You do not have the required permissions to view the files attached to this post.

User avatar
Mobius
Member
Posts: 159
Joined: 12 Jan 2005 20:45
Location: Glendale, CA

Re: The Russians test the Pak 38 and its PzGr 39

Postby Mobius » 23 Sep 2017 16:28

How are the Germans calculating the energy in these graphs or on tables in http://www.lexpev.nl/downloads/handbuchderflugzeugbordwaffenmunition19361945.pdf?
Shouldn't mkg be joules?

Stiltzkin
Member
Posts: 642
Joined: 11 Apr 2016 12:29
Location: Germany

Re: The Russians test the Pak 38 and its PzGr 39

Postby Stiltzkin » 24 Sep 2017 01:48

How are the Germans calculating the energy in these graphs or on tables in http://www.lexpev.nl/downloads/handbuch ... 361945.pdf?
Shouldn't mkg be joules?

It is in Meterkilogramm , the Energy to raise an object of 1 Kilo weight by 1 meter (1 to 0,102, or 1 J = 1 Kgm²/s²)= 9,81 Nm or 9,81 Joule. Just multiply with 9,81 to get in J.

critical mass
Member
Posts: 87
Joined: 13 Jun 2017 14:53
Location: central Europe

Re: The Russians test the Pak 38 and its PzGr 39

Postby critical mass » 28 Sep 2017 12:50

The charts provided by Miles show service acceptance conditions for armor plate. The test projectile in this case was not the 5.0cm Pzgr but the decapped 5.0cm Pzgr.39 (notice the difference beyond presence / absence of the cap in the differing heat treatments and "welded on tip"!).


Notice that the data in these tables refer to protection limit (Gs), not perforation limit (Gd). Of course, while the AP-maker would be interested to know what kind of penetration could be expected by his product, the armor maker would be interested on what kind of protection his product provides for.
WaPrüf6 issued a number of these "protection limit" graphs, of which I attached one to show the ratio for various calibres in this memo.
The procedure differed from AP-explorative trials in that
[+] velocity was constant (at 100m distance for 2.0cm and up)
[+] the obliquity was started at 60°, 45° or 30°, depending on plate thickness and so much changed in steps of 2.5° each after each set of, say 5 shots, until complete protection was obtained by the plate. Examples of the reults can be viewed in Miles attachments above.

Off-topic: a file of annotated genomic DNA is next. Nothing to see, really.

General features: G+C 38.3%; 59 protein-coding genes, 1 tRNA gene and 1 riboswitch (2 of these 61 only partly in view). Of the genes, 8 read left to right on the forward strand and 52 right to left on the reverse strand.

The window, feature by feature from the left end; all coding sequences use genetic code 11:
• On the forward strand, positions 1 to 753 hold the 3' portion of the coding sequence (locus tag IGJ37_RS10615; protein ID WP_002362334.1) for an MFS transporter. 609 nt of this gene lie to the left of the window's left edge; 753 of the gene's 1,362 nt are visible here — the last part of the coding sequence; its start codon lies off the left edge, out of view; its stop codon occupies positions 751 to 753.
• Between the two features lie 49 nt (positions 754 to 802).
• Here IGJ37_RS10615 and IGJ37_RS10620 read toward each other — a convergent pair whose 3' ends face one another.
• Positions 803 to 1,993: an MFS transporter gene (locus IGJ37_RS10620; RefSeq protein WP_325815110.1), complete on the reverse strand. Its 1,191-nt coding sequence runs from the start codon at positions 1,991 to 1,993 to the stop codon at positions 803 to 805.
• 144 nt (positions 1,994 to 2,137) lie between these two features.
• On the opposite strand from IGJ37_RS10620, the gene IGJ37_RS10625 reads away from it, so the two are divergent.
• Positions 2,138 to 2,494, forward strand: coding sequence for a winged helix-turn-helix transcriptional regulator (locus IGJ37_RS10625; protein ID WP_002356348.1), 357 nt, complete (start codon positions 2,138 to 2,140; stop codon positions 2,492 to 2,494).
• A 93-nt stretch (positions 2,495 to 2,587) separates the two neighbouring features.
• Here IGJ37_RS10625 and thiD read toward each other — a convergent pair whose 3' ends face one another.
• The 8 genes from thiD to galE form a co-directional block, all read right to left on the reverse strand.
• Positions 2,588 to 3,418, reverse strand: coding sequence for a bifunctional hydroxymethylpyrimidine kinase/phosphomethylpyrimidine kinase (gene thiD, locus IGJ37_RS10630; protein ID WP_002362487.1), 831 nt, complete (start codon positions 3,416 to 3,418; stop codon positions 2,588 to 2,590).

[+] "Ballistic Protection" was obtained when the backside of the plate only showed smooth bulging but no complete cracking through (light shall not pass) a disc/ plug started was ok, but disc/plug ejected was a failure
[+] Plate failure (cracking through, excessive plugging / discing) will reject the plate. Discing itselfe was not considered a problem -unlike US/British practices- when it had the same high critical velocity, but plugs beyond 2 to 2.2 times the attacking calibre diameter indicated shear sensitive problems with the armor and thus might also lead to a poor resistence vs intact, pointed projectiles.

The use of decapped AP for test of homogenious armor was rational for a specific reason. Decapped AP would -at least at high impact velocities- break up or deform on plate impact, creating a blunt nose for penetrating attempt. Such blunt noses will show defects of armor in shear strength more readily than pointed noses because the principle failing of blunt nose penetrators is tied to adiabatic shear failure vs ductile hole formation in case of intact pointed projectiles. Plugs and discs were considerably smaller with capped AP than with uncapped AP. The use of uncapped AP therefore constitutes a more severe test of the armor material in regard to exposure of the materials shear failure.
Notice that this was important for german homogenious armor due to their preference of more harder / more brittle armor plate at the ductile/ brittle first transition. Also, "lean" armor with lower alloying content tended to have significantly narrower bandwidths between the different failure modes than more "fat" armor with higher alloying content, as could be expected.
One of the charts show that against vertical impact (normal to the perpendicular), the limit for protection against 5.0cm decapped Pzgr.39 was about 80mm Wh, while the capped Pzgr39 would be resisted fully only with a 90mm Wh plate. The difference is not only related to the the different failure mechanisms involved in whether or not the plate fails by ductile hole formation or plugging. Also the projectiles behave differently. While the uncapped projectile undergoes nose damage and blunting, the penetration energy is spread out over more initial contact area (less focussed) while the capped AP keeps the nose shape of the Pzgr 39 intact at such impact velocities (ca. 810m/s in this case) and allows penetration at lower residual kinetic energy because it is focussed more. Lower energy penetration of course translates into a thicker plate beeing needed to stop said projectile in the first place.
It appears from the data that only partial nose break up occurs with the two piece 5.0cm Pzgr 39, probably enticed by the welded on tip. The old uncapped, monobloc 5.0cm Pzgr could reliably defeat only ca. 58mm Wh at 30°at 820m/s and hardly more than 60mm at normal due to complete break up at these velocities.
However, at low velocities (below 600m/s), where neither projectile suffers by break up effects, the old, uncapped monobloc design was better because it didn´t waste any weight for the cap.